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Protect Yourself Against Fraud: Money Mule Scams

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Part 1 of 2. Read part 2 here.


Being diligent and staying aware when it comes to protecting your personal information is never-ending. As social network participation increases, criminals are finding more ways to contaminate the space in an attempt to get their hands on your money.

Although social media is the focus of today’s post, it’s important to know that you could be approached in many different ways—email, letter, pop-up window or even a phone call or in-person conversation.


The only way Mountain America Credit Union will ever contact you on social media is through our company account—never through an employee’s social media account, acting on our behalf.



What is a money mule?
A money mule is a person who fraudulently transfers stolen money to criminals. These transfers could be completed in person, through a courier service or electronically. Many money mules may be unaware they’re doing something wrong—they believe they’re helping someone out or making a legal transaction.

One type of money mule fraud is the use of social media imposters. The fraudsters create a fake social media account (on Facebook, Instagram or other channel), appearing to be from your financial institution or another company you use to make a purchase or transfer funds. These individuals incentivize the offer by promising you that you can make a lot of money quickly.

How can I spot a money mule scam on social media?
It’s not difficult for criminals to create fake profiles. Once that is done, all they need is a few trusting souls to follow simple directions and… BAM! The money is gone.

Here’s a list of things to look out for:

  • An individual representing a larger company—Most companies will only use their company social accounts to reach out to their customers, not an employee’s.

  • Money or merchandise transfer—A popular scam involves giving you bad funds (altered, counterfeit or otherwise bad checks), then having you send the good funds (cash, money gram, western union or gift cards) and retaining a certain portion for your troubles.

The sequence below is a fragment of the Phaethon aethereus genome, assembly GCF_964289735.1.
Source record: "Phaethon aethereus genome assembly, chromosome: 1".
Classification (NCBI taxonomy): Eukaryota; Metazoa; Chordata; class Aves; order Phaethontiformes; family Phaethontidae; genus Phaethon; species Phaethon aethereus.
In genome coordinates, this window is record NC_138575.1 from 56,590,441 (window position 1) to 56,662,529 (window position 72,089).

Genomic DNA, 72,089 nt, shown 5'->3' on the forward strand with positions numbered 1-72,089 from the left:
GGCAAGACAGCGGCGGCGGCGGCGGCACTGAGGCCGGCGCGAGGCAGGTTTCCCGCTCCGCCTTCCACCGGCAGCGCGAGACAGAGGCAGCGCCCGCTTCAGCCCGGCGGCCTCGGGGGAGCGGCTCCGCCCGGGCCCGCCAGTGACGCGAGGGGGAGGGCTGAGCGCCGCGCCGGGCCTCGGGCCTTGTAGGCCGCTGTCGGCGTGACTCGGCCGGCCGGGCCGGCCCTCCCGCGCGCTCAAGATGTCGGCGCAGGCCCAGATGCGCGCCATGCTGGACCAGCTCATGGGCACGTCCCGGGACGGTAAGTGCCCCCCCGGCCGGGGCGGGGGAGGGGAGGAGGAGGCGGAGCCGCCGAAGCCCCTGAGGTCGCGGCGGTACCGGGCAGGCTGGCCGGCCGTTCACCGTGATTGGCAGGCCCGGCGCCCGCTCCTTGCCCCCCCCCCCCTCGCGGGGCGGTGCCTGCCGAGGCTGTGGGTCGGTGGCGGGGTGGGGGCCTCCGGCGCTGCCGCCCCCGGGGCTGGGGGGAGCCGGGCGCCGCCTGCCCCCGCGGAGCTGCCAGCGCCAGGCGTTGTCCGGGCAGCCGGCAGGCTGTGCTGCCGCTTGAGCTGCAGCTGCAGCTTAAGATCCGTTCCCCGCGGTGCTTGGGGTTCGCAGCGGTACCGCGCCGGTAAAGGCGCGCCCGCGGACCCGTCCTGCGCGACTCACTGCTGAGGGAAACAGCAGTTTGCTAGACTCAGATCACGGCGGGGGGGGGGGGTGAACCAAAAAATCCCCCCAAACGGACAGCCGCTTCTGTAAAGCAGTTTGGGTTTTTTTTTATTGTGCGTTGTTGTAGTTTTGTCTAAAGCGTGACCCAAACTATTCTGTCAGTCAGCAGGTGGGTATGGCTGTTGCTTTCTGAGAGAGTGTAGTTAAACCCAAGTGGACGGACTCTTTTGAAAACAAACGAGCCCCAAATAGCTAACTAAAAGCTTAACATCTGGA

• Ties to other countries—If the offer originates from or the recipient is located in another country, it is most likely a scam.

  • DM only—If the profile on the account states that they want to communicate only by direct message, this is probably a fake account. Legitimate companies will be happy to carry on a conversation publically over social media.

  • Posting spam—Sharing the same link multiple times in a short period of time and making outrageous promises about how much money you could make.

  • Unofficial email address—The fraudster uses a generic email account like Gmail, Hotmail or Yahoo. 


Now that you know what a money mule scam is and how you can spot it in your own social media feed, how can you protect yourself against becoming a victim? What do you do if you’re worried that you have already been scammed?

Read part 2 of this post and learn what you can do to stay safe on social media.

Mountain America Credit Union is committed to educating our members, and the general public, on keeping personal data safe. If you have any questions about activity on your account, a social media post from us or any other communication that seems suspicious, don’t hesitate to contact us. For additional information, check out our website pages on fraud and online security.

For additional information on fraud, please visit these sites:

NCUA Fraud Prevention Center
Federal Trade Commission Consumer Protection
Internet Crime Complaint Center
AARP Fraud Watch Center



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